In an otherwise depressing week, two pieces of very good news emerged from India.
In Mumbai, blood tests conducted by the city authorities on 6,936 randomly selected people found that some 40 per cent had coronavirus antibodies. Just 6,000 deaths have been reported so far in a city of 20 million.
A similar exercise in Delhi (population 29 million) found that around a quarter had had the virus. Only 3,300 deaths have been attributed to Covid-19.
Indian experts are clear about what these figures mean. Asymptomatic infections are a high proportion of the total. Further, the virus death rate is “very low”, to quote the Mumbai study.
These studies fit in with a mounting body of evidence that the virus is nowhere near as deadly as first thought. Even the cautious Centers for Disease Control and Prevention (CDC) in America has revised its estimate of the mortality rate down to 0.26 per cent — comparable to a bad influenza year.
Casting our minds back to the middle of March, the picture seemed completely different. Data from Wuhan suggested that the death rate was between three and four per cent. Our television screens were full of images of the health system in northern Italy being overwhelmed.
Given this particular set of information, it was perfectly understandable for the government to impose a lockdown. Behaviour was already changing rapidly in a spontaneous fashion as people voluntarily limited their social contact, but it would still have been very difficult at the time for the government not to take the action it did.
One of the most balanced set of commentaries throughout the whole crisis has been provided by Professor Carl Heneghan and his team at the Oxford University Centre for Evidence Based Medicine.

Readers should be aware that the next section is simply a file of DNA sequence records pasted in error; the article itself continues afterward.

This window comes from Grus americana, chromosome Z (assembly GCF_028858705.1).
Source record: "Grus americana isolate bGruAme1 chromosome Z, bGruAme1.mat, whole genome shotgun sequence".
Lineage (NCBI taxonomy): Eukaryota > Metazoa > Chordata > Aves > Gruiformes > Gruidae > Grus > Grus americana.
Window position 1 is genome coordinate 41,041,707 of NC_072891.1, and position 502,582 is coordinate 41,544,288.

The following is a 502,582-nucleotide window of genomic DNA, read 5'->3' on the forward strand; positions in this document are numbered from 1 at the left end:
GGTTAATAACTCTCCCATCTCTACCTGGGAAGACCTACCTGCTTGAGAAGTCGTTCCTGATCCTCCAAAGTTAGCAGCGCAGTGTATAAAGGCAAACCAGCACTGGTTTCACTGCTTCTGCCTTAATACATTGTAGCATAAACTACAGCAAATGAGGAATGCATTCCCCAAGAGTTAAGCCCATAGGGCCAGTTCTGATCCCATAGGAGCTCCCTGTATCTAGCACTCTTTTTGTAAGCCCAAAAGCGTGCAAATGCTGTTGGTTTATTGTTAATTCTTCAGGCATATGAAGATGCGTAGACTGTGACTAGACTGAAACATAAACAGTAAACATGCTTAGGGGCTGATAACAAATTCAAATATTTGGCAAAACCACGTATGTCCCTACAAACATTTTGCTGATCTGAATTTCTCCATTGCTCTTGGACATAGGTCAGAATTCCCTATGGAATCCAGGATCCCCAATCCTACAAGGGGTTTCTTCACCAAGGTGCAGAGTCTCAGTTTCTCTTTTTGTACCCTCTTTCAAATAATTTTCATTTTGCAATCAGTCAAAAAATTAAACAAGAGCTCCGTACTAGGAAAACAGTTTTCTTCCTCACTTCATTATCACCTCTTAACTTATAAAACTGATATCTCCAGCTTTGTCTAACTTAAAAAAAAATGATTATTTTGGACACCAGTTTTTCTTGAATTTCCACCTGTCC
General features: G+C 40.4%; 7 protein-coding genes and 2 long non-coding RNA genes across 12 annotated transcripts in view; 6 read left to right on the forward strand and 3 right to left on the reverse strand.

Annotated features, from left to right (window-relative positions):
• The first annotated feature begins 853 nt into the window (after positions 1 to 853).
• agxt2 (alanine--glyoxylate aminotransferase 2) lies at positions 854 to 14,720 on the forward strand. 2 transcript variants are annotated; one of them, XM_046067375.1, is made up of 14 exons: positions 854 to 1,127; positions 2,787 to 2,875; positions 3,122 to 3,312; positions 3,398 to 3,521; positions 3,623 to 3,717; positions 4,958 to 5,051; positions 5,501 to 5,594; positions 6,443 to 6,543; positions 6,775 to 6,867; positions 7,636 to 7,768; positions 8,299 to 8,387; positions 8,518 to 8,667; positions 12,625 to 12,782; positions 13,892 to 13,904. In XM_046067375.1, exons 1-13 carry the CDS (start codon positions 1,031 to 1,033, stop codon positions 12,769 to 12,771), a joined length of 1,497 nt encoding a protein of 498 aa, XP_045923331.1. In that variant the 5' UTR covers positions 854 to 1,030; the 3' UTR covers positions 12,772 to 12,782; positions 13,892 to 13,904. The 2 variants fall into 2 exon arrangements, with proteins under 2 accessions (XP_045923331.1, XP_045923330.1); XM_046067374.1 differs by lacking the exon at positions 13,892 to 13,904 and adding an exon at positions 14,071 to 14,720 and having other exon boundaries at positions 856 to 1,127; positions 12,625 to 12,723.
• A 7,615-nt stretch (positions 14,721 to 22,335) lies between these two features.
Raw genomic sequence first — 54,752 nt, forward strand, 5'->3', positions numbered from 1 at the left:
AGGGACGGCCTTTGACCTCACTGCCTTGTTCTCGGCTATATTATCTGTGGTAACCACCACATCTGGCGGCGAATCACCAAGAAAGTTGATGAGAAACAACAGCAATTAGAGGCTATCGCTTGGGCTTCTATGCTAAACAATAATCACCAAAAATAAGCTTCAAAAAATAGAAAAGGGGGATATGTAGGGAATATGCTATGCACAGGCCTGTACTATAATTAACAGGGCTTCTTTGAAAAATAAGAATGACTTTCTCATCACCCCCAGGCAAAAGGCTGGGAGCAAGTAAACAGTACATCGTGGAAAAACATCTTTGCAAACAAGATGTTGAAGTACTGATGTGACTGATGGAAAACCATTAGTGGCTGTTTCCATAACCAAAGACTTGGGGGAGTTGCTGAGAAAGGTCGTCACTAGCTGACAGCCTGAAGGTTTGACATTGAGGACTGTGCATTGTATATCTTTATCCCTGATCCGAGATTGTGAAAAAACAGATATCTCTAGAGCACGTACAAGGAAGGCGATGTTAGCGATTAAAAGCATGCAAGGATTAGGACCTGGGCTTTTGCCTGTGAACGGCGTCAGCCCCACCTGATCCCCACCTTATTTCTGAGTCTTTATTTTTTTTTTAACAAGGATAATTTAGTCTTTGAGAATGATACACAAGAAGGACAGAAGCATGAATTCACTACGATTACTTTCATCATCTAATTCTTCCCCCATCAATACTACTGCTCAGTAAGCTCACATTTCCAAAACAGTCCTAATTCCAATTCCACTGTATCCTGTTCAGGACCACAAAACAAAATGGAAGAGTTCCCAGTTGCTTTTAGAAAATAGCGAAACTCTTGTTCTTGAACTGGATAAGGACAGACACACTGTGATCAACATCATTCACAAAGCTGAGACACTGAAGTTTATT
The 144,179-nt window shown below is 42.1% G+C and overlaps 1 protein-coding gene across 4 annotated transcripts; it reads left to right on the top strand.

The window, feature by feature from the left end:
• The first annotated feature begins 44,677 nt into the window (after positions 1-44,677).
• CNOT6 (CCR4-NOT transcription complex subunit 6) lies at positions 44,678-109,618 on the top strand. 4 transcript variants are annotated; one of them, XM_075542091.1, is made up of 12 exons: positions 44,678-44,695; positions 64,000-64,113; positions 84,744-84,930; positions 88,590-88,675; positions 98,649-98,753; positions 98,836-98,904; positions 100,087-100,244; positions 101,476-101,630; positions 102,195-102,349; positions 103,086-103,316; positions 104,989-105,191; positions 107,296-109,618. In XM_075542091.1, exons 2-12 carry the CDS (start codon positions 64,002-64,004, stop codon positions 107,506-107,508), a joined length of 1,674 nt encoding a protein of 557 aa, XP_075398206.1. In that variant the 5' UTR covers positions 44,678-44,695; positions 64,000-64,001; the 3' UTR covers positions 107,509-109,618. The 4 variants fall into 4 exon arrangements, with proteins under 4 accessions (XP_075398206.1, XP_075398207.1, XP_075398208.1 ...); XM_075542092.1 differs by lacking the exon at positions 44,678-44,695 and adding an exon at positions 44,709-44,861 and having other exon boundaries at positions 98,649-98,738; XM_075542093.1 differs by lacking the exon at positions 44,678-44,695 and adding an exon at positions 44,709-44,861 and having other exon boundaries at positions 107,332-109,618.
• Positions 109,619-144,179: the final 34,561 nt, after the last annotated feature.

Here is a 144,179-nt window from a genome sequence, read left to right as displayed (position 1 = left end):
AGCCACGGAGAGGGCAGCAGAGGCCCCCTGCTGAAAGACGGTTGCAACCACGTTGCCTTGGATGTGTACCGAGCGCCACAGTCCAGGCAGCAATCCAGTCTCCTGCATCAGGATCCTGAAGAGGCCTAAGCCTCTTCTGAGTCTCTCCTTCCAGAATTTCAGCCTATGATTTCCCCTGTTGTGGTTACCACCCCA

It was Heneghan, for example, who recently exposed the fact that Public Health England (PHE) did not let anyone recover from Covid-19 — at least not on paper. If you had recovered from the disease and were subsequently killed in a car crash, say, according to PHE data you died from the virus.
The Centre’s work shows that since the week of 14 June, total deaths in England and Wales have been running below their five-year average — despite an apparent upsurge in Covid cases.
Heneghan’s latest research even casts serious doubt on whether the true number of new cases has in fact risen.
On a technical point, the reported number of new cases follows a fairly shallow upward linear trend — not the exponential rise which would characterise a genuine second wave.
His key point, however, is that the number of tests has increased. Once this is taken into account, the rise in cases disappears completely. On the basis of personal knowledge, I can confirm that this seems to have happened in Rochdale in Greater Manchester. The Council installed walk-in test facilities in the town centre. Shortly afterwards, the number of reported new cases rose.
Covid-19 can be highly unpleasant and it retains the capacity to kill, so it is sensible to take precautions to avoid getting it. But the massive costs of lockdown — both economic and social — can no longer be justified.